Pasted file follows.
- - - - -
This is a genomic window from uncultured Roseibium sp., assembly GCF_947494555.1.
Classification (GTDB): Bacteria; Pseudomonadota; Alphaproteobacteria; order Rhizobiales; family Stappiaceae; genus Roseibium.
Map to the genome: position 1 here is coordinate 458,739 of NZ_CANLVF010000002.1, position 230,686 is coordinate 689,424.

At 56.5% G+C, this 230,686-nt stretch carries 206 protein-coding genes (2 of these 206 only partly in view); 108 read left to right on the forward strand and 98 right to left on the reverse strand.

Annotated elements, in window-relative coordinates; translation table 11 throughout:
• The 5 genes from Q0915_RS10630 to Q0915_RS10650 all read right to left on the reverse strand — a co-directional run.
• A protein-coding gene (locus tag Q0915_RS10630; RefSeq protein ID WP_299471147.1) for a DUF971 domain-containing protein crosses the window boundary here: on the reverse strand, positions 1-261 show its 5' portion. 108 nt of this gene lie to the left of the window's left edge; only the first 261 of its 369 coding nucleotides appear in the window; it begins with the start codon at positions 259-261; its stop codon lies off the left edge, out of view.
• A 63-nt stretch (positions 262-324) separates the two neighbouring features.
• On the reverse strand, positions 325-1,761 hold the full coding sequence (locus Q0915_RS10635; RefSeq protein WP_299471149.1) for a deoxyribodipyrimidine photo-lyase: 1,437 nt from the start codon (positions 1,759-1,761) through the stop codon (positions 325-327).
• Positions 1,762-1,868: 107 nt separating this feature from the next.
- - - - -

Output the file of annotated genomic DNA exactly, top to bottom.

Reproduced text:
This is a genomic window from uncultured Roseibium sp., assembly GCF_947494555.1.
Classification (GTDB): Bacteria; Pseudomonadota; Alphaproteobacteria; order Rhizobiales; family Stappiaceae; genus Roseibium.
Map to the genome: position 1 here is coordinate 458,739 of NZ_CANLVF010000002.1, position 230,686 is coordinate 689,424.

At 56.5% G+C, this 230,686-nt stretch carries 206 protein-coding genes (2 of these 206 only partly in view); 108 read left to right on the forward strand and 98 right to left on the reverse strand.

Annotated elements, in window-relative coordinates; translation table 11 throughout:
• The 5 genes from Q0915_RS10630 to Q0915_RS10650 all read right to left on the reverse strand — a co-directional run.
• A protein-coding gene (locus tag Q0915_RS10630; RefSeq protein ID WP_299471147.1) for a DUF971 domain-containing protein crosses the window boundary here: on the reverse strand, positions 1-261 show its 5' portion. 108 nt of this gene lie to the left of the window's left edge; only the first 261 of its 369 coding nucleotides appear in the window; it begins with the start codon at positions 259-261; its stop codon lies off the left edge, out of view.
• A 63-nt stretch (positions 262-324) separates the two neighbouring features.
• On the reverse strand, positions 325-1,761 hold the full coding sequence (locus Q0915_RS10635; RefSeq protein WP_299471149.1) for a deoxyribodipyrimidine photo-lyase: 1,437 nt from the start codon (positions 1,759-1,761) through the stop codon (positions 325-327).
• Positions 1,762-1,868: 107 nt separating this feature from the next.